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Sector news, 1 - 5 October 2012

New exams set to be introduced without trials The Guardian, 1 October 2012

The Education Guardian says it has learned that the exams regulator Ofqual has abandoned a promise made in 2003 to ensure that all major exam reforms are piloted in advance. It seems that the next big set of changes, the English Baccalaureate Certificates (EBCs) to replace GCSEs, initially in English, maths and science, from 2015 – are likely to go ahead without any conventional pre-trials. This is expected to cause a lot of disquiet.


New school building designs hit by curve ban The Guardian, 1 October 2012

Curves are to be banned in a new generation of no-frills school buildings, according to a government crackdown on what it believes is wasteful extravagance in educational architecture. The design templates which have been unveiled for 261 replacement school buildings also prohibit folding internal partitions to subdivide classrooms, roof terraces that can be used as play areas, glazed walls and translucent plastic roofs. The government is planning to replace the primary and secondary schools it thinks are in the worst condition in a five-year programme, and the templates are to show architects and builders bidding for the £2.5 bn of contracts what the government expects from smaller and cheaper schools. The government plans to cut school building costs by 30 per cent and save up to £6m per school compare to Labour’s Building Schools for the Future project.


Labour's Technical Baccalaureate can save the pupils ignored by Michael Gove's EBacc Certificates Daily Telegraph, 2 October 2012

Stephen Twigg argues that Michael Gove’s Ebacc Certificates do nothing to help pupils leaving education at the age of 18. He writes that the biggest challenge in today's education system is how we prepare young people for the modern labour market, when every student will stay on in education or training until the age of 18. For the 50 per cent who don’t go to university there needs to be something and he says it needs a gold standard vocational qualification at 18, and this will be called a Technical Baccalaureate. He says it means making them rigorous and high quality, so they are not seen as a second class option.


Ucas launches new application scheme for GCSE students Daily Telegraph, 2 October 2012

Ucas, the universities and colleges admissions service, has launched a new online application scheme enabling pupils aged 16 and younger to apply for apprenticeships and training programmes as well as traditional sixth form courses. The scheme is called Ucas progress and will target students about to enter the two years of education immediately after GCSEs. More than four thousand further education providers including schools, University Technical Colleges and other training providers are listed on the new platform, which features nearly 200,000 courses to which students can apply. While detailed information on the companies that have signed up to provide work-based learning schemes is not yet available, Ucas says there are “many hundreds” including the construction sector training body CITB, and training specialist Kaplan. A third stage of the Ucas Progress scheme known as ‘Inform’ will provide additional guidance and advice for students as young as 11.


World University Rankings 2012-13: Asia's high-flyers challenge Western supremacy Times Higher, 3 October 2012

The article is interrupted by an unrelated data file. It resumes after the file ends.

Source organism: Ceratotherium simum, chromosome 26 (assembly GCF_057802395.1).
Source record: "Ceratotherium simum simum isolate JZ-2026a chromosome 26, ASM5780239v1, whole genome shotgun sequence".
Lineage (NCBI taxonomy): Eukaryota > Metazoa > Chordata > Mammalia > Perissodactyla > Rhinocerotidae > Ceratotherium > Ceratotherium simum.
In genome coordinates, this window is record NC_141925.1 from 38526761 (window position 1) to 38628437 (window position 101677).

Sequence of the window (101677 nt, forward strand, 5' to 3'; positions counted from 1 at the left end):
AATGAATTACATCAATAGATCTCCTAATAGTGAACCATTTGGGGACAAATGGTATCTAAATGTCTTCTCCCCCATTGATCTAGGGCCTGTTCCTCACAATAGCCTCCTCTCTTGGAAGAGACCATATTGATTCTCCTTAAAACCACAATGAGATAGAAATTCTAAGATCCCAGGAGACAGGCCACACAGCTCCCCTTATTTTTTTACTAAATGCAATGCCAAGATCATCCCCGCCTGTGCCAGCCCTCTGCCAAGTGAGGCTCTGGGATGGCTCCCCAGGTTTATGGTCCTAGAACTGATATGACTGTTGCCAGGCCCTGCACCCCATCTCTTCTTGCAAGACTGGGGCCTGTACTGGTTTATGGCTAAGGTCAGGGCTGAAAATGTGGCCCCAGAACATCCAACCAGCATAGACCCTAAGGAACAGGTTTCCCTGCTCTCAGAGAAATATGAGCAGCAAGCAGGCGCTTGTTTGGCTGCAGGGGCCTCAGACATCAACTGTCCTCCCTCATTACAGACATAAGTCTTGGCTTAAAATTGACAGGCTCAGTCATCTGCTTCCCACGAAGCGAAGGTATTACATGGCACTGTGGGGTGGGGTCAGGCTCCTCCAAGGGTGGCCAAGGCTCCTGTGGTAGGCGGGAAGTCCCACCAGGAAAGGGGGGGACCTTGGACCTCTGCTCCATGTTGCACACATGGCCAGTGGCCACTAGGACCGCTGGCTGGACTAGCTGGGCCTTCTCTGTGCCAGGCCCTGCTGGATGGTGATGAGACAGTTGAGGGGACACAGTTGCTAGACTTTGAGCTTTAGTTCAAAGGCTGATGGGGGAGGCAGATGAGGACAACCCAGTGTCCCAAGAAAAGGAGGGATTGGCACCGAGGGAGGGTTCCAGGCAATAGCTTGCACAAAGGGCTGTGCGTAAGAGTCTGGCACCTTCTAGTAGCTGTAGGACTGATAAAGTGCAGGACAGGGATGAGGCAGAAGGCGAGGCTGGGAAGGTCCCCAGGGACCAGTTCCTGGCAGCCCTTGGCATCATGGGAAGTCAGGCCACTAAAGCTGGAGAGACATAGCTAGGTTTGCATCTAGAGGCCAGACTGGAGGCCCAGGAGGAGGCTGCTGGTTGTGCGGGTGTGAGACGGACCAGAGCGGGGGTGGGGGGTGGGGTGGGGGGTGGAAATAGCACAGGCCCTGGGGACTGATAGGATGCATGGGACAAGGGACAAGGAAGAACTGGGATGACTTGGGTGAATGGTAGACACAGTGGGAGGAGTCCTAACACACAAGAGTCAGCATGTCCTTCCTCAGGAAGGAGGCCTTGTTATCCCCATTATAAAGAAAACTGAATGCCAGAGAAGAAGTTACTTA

Apart from Oxbridge and London, the relative performance of the UK's research-intensive universities is slipping, analysis of the 2012-13 Times Higher EducationWorld University Rankings shows. Uk institutions have on average improved scores across most criteria a surge in performance elsewhere has seen UK universities in the top 200 slip by an average of 6.7 places. US universities got 76 places in the top 200. Asian universities, especially in the Republic of Korea, Singapore, Taiwan and China, performed particularly well in the rankings, rising by an average of almost 12 places. Across the top 400, 29 UK institutions lost ground while 12 made gains. Universities to buck the national trend of decline include the London School of Economics, rising from 47th to 39th place; the University of Edinburgh, climbing from 36th to 32nd; and the University of Warwick, rising 33 places to 124th.


Stressed academics are ready to blow in pressure-cooker culture Times Higher, 3 October 2012

Academics are suffering from growing stress levels as a result of heavy workloads, management issues and a long-hours culture, a survey has found. Unachievable deadlines, acute time pressures and the need to work quickly were also common complaints identified by an occupational stress survey completed by more than 14,000 university employees for the University and College union. Staff were asked about areas that could potentially cause them stress, such as conflicting management demands, workloads and pressures on their time. Academics experience far higher levels of stress in these areas than employees in other professions, the survey found.


Will FE's own 'games makers' sink or swim? TES, 5 October 2012

This article looks at the “college sport makers”, a team of 150 full-time sports professionals given the job of inspiring an exercise revolution among FE learners. The project has been launched with £20 million of National Lottery funding to improve sports provision for tens of thousands of teenagers. But they could have a hard job on their hands, as the most recent survey carried out on behalf of Sport England found fewer than half (49.8 per cent) of college students take part in at least 30 minutes of exercise a week. Colleges will also be allowed to apply for grants of between £30,000 and £150,000 to set up new leagues, hire additional facilities or provide transport to help students attend sessions.